Jul 03, 2018

An effective start to your Enterprise Blockchain project! (Part 1 of 2)

BENIL GEORGE P J
AVP - MICROLABS

The success of Bitcoin has made Blockchain technology extremely popular among businesses who are on their Digital journeys. To put the magnitude of hype in perspective, the shares of a tiny US soft drinks company called Long Island Iced Tea Corp went up by as much as 432% in a day after it changed its name to Long Blockchain Corporation.

All of a sudden there are mind boggling number of use-cases that are identified in almost all industries and people are trying to use DLT (Distributed Ledger Technology) or Blockchain (which is the first complete implementation of DLT), everywhere as if they have found a technology to solve the world’s hunger. Having said that, there is no doubt that this is a revolutionary technological advancement that could disrupt many businesses. By the way, Blockchain is a clever implementation of combining a lot of existing technologies, game theory and incentive model, and is not a technology by itself! In case you would like to read some foundational stuff on Blockchains before you read this (which I recommend), links to some of the articles are listed at the end.  

While enterprise architects and business tech leaders are hunting for a problem that they can solve using this shiny new technology, it is key to step back and evaluate your needs and various other aspects before deciding the real applicability of Blockchain or DLT to solve your problem. Moreover, this is a technology that is yet to have adequate mainstream adoption and the technology and the products around the technology are still nascent. Hence it is critical to ask some important questions.

Having said that, if you are part of an innovation organization or start-up, do not think too much. Start off with something that you believe in, learn & adjust fast and change the world. Keep the questions aside and take the plunge!

If not, let us start asking some applicability questions.

1) Have you defined the real business problem or a potential opportunity that needs a blockchain solution?

If the problem at hand is solved to a large extent and replacing the existing system with Blockchain delivers only incremental value, then you are not looking at the right problem. Instead replacing an existing system with an implementation of a Blockchain system should give you phenomenal benefits like ‘extremely high efficiencies’ or ‘disintermediation’ or ‘a completely new business model’. Choose your problem statement wisely. Ask yourself, “If I solve this problem with Blockchain, will it create greater impact or deliver just small incremental benefits?”

Sometimes the questions are simple, but we forget to ask them.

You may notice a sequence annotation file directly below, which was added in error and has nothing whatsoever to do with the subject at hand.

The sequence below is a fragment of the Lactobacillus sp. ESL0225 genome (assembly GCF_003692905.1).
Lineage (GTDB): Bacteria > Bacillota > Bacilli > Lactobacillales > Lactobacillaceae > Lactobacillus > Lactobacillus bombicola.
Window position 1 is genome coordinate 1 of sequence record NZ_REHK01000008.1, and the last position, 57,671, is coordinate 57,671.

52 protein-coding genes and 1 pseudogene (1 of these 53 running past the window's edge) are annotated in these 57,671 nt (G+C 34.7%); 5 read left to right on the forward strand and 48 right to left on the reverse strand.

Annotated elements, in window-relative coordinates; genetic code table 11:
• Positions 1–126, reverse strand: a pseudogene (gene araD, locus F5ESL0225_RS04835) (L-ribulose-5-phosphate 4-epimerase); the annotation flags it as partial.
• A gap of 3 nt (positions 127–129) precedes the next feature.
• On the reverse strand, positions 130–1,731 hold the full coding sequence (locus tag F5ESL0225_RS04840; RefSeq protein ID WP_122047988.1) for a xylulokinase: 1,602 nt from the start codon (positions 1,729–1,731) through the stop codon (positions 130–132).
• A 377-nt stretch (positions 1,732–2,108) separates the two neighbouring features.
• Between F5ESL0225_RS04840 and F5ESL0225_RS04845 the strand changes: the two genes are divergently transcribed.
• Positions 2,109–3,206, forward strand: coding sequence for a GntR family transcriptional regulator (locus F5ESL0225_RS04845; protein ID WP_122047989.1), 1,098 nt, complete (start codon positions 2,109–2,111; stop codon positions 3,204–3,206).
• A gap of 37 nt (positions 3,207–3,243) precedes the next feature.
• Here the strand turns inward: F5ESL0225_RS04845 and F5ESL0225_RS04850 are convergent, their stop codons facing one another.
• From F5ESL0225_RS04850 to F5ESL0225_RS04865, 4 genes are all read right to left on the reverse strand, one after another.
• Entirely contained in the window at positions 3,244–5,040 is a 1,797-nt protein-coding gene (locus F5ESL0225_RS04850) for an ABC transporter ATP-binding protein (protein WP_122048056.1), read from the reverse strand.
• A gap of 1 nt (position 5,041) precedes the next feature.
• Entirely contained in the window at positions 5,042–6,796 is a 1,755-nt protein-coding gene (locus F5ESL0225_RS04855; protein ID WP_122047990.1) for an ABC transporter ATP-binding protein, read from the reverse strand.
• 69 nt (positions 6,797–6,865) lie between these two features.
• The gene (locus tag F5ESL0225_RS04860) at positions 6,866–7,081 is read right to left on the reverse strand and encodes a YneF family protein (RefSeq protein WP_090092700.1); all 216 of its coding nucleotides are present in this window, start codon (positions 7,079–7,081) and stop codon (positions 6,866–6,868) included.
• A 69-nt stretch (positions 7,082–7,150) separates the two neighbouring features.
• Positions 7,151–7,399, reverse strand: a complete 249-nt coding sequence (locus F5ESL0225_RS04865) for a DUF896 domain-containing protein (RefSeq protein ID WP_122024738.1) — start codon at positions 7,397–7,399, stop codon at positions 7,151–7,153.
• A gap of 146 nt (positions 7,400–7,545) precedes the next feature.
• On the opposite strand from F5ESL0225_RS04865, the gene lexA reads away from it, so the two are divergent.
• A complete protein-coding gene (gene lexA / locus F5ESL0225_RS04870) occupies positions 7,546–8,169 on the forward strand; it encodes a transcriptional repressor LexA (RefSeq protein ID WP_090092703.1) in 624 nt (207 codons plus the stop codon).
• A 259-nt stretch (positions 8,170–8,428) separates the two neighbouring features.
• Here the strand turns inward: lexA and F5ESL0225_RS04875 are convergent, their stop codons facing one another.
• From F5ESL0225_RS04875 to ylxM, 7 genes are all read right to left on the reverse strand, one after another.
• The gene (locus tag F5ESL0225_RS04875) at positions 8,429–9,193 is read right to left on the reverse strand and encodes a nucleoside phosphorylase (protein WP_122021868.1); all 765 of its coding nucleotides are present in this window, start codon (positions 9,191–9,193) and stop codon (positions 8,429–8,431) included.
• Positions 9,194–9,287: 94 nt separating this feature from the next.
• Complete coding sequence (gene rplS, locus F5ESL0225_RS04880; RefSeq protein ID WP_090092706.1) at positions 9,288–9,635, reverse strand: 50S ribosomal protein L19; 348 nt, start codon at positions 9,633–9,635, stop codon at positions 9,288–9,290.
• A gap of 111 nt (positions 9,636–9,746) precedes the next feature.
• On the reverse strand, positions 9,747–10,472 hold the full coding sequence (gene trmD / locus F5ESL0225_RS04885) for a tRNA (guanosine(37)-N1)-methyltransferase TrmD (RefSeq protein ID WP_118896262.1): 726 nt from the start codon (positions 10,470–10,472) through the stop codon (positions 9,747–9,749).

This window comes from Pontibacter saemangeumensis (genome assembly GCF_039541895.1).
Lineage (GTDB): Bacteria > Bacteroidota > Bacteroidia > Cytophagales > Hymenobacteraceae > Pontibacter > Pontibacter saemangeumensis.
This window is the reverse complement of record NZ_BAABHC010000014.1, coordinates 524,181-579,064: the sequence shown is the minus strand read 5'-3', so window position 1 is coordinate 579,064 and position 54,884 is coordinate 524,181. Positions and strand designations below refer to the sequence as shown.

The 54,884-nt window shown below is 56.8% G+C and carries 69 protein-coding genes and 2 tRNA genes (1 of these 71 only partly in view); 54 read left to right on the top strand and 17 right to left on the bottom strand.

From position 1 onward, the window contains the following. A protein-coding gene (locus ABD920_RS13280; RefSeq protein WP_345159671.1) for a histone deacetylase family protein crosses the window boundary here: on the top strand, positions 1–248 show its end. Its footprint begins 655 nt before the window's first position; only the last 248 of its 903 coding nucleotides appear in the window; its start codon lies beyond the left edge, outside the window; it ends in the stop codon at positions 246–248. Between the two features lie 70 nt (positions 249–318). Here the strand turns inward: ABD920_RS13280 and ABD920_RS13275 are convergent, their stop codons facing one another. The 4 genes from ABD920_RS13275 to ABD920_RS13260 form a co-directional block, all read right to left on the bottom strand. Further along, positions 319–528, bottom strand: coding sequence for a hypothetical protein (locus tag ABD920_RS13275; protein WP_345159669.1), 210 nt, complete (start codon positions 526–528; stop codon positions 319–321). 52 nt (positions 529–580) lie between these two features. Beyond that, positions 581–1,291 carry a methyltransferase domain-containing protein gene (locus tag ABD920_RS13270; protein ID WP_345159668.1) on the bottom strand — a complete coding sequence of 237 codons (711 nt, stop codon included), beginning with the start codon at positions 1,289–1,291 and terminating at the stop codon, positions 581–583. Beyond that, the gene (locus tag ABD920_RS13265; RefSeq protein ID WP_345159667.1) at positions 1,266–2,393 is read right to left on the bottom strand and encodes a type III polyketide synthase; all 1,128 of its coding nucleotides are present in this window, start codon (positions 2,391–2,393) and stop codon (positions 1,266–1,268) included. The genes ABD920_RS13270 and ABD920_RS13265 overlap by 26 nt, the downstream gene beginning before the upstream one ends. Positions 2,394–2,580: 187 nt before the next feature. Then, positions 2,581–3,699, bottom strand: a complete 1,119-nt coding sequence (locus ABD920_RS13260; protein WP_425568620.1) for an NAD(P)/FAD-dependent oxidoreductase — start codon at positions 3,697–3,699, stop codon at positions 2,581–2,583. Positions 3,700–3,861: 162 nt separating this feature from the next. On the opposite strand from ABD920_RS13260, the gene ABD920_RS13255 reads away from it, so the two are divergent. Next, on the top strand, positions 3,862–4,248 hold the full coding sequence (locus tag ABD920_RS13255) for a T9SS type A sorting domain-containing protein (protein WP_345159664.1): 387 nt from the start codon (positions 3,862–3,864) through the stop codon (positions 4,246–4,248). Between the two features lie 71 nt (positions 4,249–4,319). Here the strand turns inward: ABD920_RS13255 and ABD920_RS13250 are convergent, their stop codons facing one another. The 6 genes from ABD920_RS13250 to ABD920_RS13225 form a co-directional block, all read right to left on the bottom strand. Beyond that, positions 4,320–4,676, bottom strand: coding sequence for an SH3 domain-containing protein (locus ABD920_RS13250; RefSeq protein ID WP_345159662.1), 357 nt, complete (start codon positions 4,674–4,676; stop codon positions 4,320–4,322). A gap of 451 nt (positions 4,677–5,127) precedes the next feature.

2) Can your business problem be solved by existing/traditional technologies and methods?

Say the problem at hand can be solved by integrating and managing databases of multiple trusted parties by enhancing current, efficient systems, then you don’t need Blockchain.

On the other hand, you may choose to decide that your problem demands some of the key characteristics and promises of Blockchain i.e. distributed and decentralised datastore which is adversary proof, fully consistent, immutable, and fully auditable/verifiable by any participant and allows untrusted parties to transact on the same database. Either ways you should be clear why you are choosing Blockchain over existing/traditional technologies and methods.

3) Did you check if there are 1st or 3rd party online systems available to query and get trusted validation you need to conduct your transaction?

To take an example, if you have something like an organisation’s employee database or a citizen database which can be queried to get authoritative confirmation to make your transaction, then you may not need Blockchain.

4) Do your transactions (change the state of an entry) involve many mutually mistrusting parties and are not willing to agree on the same online trusted 3rd party?

Now this is the key. Even if you have an online system, it is important that all parties transacting/involved in the transaction equally trust that system. Also, if you have very less number of parties and transactions are involved, traditional methods may be more suitable than Blockchain. Some of the benefits of Blockchain are directly proportional to the extent of distribution of the network.  E.g.: Immutability is strong, in case the participants are more and weak, in case they are less.

5) Do you really need a database to store the data immutably?

In Blockchain, data once written cannot be modified or deleted – this is the property I would like to highlight here. Do you really need such a capability? Another point to be noted – this property could be an issue in case you are storing Personally Identifiable Information (PII) and you are also under regulations, like the GDPR - where you might need to delete (not mask) PII.

 

Read the second part of my blog to know more, before venturing into your Blockchain project.

 

Some articles on fundamentals of Blockchain:

Disclaimer: The information and views set out in these blogs are those of the author(s) and do not necessarily reflect the official opinion of Microland Ltd.